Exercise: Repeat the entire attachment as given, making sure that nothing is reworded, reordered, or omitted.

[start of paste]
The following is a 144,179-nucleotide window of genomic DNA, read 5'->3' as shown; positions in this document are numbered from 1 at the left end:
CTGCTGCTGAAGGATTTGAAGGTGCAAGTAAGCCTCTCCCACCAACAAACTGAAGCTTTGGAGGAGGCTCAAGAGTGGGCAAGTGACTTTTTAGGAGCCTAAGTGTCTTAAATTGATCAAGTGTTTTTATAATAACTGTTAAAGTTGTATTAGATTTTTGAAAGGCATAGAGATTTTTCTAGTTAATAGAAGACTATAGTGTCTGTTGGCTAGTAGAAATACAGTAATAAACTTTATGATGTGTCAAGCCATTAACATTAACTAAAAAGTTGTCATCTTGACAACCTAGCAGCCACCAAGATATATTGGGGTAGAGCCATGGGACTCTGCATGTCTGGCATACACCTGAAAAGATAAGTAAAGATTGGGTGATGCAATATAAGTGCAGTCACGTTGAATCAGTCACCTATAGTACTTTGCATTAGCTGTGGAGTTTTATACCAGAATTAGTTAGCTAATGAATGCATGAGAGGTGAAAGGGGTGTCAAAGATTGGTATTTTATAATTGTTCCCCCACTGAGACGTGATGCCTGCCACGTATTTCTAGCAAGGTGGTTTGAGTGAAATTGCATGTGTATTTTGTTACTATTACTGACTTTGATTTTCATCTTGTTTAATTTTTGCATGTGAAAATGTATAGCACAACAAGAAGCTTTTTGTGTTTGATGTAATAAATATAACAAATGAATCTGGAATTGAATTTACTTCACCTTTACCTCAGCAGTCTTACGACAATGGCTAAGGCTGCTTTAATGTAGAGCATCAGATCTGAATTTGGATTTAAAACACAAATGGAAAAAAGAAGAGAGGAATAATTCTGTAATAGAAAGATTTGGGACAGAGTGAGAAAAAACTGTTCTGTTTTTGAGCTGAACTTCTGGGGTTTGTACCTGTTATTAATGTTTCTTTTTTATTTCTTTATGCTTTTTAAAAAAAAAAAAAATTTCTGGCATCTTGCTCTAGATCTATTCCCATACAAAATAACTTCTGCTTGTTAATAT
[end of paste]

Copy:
The following is a 144,179-nucleotide window of genomic DNA, read 5'->3' as shown; positions in this document are numbered from 1 at the left end:
CTGCTGCTGAAGGATTTGAAGGTGCAAGTAAGCCTCTCCCACCAACAAACTGAAGCTTTGGAGGAGGCTCAAGAGTGGGCAAGTGACTTTTTAGGAGCCTAAGTGTCTTAAATTGATCAAGTGTTTTTATAATAACTGTTAAAGTTGTATTAGATTTTTGAAAGGCATAGAGATTTTTCTAGTTAATAGAAGACTATAGTGTCTGTTGGCTAGTAGAAATACAGTAATAAACTTTATGATGTGTCAAGCCATTAACATTAACTAAAAAGTTGTCATCTTGACAACCTAGCAGCCACCAAGATATATTGGGGTAGAGCCATGGGACTCTGCATGTCTGGCATACACCTGAAAAGATAAGTAAAGATTGGGTGATGCAATATAAGTGCAGTCACGTTGAATCAGTCACCTATAGTACTTTGCATTAGCTGTGGAGTTTTATACCAGAATTAGTTAGCTAATGAATGCATGAGAGGTGAAAGGGGTGTCAAAGATTGGTATTTTATAATTGTTCCCCCACTGAGACGTGATGCCTGCCACGTATTTCTAGCAAGGTGGTTTGAGTGAAATTGCATGTGTATTTTGTTACTATTACTGACTTTGATTTTCATCTTGTTTAATTTTTGCATGTGAAAATGTATAGCACAACAAGAAGCTTTTTGTGTTTGATGTAATAAATATAACAAATGAATCTGGAATTGAATTTACTTCACCTTTACCTCAGCAGTCTTACGACAATGGCTAAGGCTGCTTTAATGTAGAGCATCAGATCTGAATTTGGATTTAAAACACAAATGGAAAAAAGAAGAGAGGAATAATTCTGTAATAGAAAGATTTGGGACAGAGTGAGAAAAAACTGTTCTGTTTTTGAGCTGAACTTCTGGGGTTTGTACCTGTTATTAATGTTTCTTTTTTATTTCTTTATGCTTTTTAAAAAAAAAAAAAATTTCTGGCATCTTGCTCTAGATCTATTCCCATACAAAATAACTTCTGCTTGTTAATAT